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Support most vulnerable & fight against isolation

by Secours Catholique - Caritas France
Support most vulnerable & fight against isolation
Support most vulnerable & fight against isolation
Support most vulnerable & fight against isolation
Support most vulnerable & fight against isolation
Support most vulnerable & fight against isolation
Support most vulnerable & fight against isolation
Support most vulnerable & fight against isolation
Support most vulnerable & fight against isolation
Support most vulnerable & fight against isolation
Support most vulnerable & fight against isolation
Support most vulnerable & fight against isolation
Support most vulnerable & fight against isolation
Support most vulnerable & fight against isolation
Support most vulnerable & fight against isolation
Nov 14, 2019

Street Cafes in Paris

Street cafe in Paris
Street cafe in Paris

Homeless people, sheltered in overcrowded urgency facilities, living in hotels or in run-down housing: 4 millions French are exposed to social exclusion, and 150 000 people are currently living on the streets. Among these people, we find more and more families, alternating between living on the streets and ramshackle places. These situations have a real impact on health, education, family balance, social and professional integration, in short, all aspects of life.

Every day, these people are exposed to a staggering level of violence: 42% have been robbed in the last two years prior to the Insee survey and 33% have been the victim of an attack. The living conditions on the streets are extremely difficult and in 2018, 566 homeless people have died.

Through many of its social programs and initiatives, Secours Catholique has made social rehabilitation one of its top priorities for many years now. 

 

Helping the homeless: our actions

The many social projects helping the homeless do have to assess the challenges of the diversity of the situations they face and what is doable locally. Other non-profit organizations and public services and authorities are also involved in these programs. To better respond to the plight of those at greatest risk of social and financial exclusion, our field teams have deployed several types of operations:

  • Street work: they accompany people who no longer go to homeless shelters
  • Homeless shelters: where they will be offered counseling, professional and administrative advices as well as long term care
  • Housing: since 1990, Association des Cités du Secours Catholique, a sister organization, manages our biggest shelters while Secours Catholique is in charge of smaller housing with an average of 10 beds per residence.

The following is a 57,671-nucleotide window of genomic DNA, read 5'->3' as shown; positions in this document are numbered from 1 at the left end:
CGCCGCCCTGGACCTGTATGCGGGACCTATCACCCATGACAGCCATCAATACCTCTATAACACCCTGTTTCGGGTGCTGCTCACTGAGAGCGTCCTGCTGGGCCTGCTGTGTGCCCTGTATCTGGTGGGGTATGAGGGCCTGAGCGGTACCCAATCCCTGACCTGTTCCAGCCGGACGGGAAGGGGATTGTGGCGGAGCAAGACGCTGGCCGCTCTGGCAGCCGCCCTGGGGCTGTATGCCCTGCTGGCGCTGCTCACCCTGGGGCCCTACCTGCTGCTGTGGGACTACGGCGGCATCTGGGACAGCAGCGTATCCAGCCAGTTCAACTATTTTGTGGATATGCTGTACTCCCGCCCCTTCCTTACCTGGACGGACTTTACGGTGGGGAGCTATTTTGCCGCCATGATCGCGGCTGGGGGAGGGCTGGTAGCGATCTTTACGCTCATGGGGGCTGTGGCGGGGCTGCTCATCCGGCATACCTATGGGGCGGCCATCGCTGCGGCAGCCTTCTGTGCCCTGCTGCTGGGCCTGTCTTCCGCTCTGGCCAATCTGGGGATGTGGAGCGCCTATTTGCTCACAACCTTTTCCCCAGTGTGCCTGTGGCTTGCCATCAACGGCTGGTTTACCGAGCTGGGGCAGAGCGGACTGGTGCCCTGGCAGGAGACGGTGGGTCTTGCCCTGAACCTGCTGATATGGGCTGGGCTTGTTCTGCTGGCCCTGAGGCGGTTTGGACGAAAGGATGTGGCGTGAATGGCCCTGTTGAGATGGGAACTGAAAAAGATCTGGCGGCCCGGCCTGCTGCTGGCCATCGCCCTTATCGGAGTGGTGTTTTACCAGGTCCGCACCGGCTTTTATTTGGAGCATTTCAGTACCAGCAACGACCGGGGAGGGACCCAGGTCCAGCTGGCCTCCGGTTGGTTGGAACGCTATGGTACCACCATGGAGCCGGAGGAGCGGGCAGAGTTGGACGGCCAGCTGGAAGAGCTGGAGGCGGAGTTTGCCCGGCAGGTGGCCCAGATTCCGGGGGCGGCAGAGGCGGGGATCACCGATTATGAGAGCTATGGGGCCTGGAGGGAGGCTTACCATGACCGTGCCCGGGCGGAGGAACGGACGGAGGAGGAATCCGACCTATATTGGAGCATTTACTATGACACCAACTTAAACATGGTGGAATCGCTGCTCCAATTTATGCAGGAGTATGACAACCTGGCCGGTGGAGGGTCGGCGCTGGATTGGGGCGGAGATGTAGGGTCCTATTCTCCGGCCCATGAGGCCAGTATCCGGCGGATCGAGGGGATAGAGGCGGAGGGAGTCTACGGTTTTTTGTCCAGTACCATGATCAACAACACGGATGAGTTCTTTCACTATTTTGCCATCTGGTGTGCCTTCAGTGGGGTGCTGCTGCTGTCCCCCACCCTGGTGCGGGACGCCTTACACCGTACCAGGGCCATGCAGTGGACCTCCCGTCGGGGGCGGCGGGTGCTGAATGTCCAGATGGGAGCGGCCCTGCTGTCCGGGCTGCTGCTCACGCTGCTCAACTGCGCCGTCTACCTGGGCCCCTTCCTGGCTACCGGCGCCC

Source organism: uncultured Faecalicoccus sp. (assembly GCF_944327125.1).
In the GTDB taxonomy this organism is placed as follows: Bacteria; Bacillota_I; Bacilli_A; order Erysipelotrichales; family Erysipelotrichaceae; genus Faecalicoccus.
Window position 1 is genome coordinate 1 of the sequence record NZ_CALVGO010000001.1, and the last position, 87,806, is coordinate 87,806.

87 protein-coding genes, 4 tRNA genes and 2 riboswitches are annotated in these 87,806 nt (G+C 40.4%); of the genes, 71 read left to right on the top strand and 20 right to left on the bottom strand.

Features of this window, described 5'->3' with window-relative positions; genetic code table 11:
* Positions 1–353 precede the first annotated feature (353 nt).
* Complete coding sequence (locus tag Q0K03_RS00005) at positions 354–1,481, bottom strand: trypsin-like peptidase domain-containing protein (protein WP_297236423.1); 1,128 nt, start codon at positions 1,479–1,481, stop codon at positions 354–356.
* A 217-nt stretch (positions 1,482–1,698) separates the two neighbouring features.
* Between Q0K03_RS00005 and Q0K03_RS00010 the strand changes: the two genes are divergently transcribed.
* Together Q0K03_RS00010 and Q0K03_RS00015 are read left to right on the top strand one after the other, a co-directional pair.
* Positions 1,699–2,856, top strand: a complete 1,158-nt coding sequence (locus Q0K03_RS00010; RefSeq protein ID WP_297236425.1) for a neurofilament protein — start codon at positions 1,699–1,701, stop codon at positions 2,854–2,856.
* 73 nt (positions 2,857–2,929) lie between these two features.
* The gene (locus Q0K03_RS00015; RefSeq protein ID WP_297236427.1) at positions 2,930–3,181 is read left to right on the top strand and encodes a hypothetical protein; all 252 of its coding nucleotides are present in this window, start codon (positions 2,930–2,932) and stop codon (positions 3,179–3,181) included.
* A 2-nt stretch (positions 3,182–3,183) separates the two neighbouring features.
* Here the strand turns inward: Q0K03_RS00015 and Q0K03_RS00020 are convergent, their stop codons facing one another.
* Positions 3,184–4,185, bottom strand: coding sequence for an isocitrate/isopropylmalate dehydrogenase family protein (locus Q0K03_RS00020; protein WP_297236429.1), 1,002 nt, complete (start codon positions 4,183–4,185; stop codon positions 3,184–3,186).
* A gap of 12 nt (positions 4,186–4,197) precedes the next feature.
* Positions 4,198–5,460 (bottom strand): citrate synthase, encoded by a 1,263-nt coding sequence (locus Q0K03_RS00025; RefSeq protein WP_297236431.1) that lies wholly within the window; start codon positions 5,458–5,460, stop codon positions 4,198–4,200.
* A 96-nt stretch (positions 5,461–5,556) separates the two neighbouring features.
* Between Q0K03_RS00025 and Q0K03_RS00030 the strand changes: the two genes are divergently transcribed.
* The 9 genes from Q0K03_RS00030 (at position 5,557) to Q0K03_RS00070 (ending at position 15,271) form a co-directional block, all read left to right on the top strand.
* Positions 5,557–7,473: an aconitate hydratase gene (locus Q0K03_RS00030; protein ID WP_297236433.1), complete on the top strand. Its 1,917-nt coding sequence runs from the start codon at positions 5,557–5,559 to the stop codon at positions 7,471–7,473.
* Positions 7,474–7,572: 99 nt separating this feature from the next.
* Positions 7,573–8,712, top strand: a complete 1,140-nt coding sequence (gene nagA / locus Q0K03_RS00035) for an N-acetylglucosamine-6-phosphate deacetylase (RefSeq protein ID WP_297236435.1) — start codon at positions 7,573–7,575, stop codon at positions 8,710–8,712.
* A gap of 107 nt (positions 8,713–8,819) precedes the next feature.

Three points of reference guide our actions:

  • Reaching out: we identify and are present for the people who no longer go to the usual social shelters.
  • Adapting our programs to always base our relationships on reciprocity, sharing experiences between volunteers and beneficiaries are the start of rich interactions. In helping one another they become actors of their own transformation.
  • Doing with what we got: focusing on people’s abilities, understanding their needs (expressed or not), looking at them for who they are and not for what they lack.

 

Our volunteers consider solidarity a civic duty. They believe in accepting others with open arms, specifically the poorest and marginalized ones, to build a just and fraternal world together.

They create special bonds with them through

  • one on one meetings either in a collective and convivial setting or on the streets, counseling and giving the persons the attention they need.
  • offering activities to allow each person to find his or her own voice and renewed energy.
  • individual focused services based on more formal relationship with specific objectives: individual projects or access to social and legal rights.

 

Street work:

In rural areas as well as medium size towns or big cities, Secours Catholique has opened social shelters aimed at helping homeless with basic necessities.

Mobile teams wander the streets day and night to meet people living on the streets offering assistance, support or just getting to talk to someone who cares.

Every night, all year round, these mobile teams of volunteers meet with the most fragile, isolated and marginalized fringe of the population, those who hardly come to the social shelters. These teams are there to bring them human contacts, initiate conversations, with a coffee and something to eat. In establishing a trusting relationship with the people they visit regularly, the volunteers often succeed in convincing them to come to the shelters where they find solutions to better their living conditions.